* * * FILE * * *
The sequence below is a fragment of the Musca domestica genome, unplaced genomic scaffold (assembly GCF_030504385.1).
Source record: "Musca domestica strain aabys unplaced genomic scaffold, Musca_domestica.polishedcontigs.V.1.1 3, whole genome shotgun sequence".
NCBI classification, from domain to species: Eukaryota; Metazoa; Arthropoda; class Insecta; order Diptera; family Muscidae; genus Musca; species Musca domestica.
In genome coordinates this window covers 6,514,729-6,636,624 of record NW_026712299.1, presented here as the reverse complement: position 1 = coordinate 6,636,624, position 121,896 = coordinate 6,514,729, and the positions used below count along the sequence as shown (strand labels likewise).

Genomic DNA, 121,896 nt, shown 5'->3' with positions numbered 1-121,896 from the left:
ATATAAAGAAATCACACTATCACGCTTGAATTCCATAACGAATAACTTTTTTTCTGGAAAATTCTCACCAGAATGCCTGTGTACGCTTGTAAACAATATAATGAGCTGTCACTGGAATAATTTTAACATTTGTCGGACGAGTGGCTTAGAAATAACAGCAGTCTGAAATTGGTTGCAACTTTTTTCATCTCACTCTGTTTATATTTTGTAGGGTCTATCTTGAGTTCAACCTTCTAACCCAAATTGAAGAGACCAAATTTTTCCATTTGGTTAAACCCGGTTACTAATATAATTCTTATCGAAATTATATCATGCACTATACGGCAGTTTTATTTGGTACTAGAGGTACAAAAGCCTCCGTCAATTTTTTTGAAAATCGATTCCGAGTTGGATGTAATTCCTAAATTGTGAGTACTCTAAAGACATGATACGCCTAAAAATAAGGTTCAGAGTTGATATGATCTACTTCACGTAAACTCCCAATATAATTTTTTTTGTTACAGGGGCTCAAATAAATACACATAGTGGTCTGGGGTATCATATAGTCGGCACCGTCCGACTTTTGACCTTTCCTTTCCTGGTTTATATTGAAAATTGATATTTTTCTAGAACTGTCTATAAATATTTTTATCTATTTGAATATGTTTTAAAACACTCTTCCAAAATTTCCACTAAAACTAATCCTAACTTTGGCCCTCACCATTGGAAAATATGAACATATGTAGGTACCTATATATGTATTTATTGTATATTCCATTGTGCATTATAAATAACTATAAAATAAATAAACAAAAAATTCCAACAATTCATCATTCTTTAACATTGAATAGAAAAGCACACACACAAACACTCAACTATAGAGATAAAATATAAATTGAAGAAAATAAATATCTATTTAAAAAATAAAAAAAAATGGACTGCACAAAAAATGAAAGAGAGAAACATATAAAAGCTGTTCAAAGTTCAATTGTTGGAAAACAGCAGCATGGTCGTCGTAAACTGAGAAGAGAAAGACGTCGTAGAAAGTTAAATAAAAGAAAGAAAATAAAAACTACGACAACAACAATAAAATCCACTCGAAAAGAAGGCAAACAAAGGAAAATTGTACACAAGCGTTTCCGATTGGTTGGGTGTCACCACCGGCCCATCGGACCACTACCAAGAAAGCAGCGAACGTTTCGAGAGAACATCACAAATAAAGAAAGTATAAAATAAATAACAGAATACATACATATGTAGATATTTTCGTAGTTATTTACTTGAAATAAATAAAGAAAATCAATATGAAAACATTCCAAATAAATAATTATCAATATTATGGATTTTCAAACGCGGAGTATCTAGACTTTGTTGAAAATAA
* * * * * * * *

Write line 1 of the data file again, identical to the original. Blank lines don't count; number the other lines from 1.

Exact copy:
The sequence below is a fragment of the Musca domestica genome, unplaced genomic scaffold (assembly GCF_030504385.1).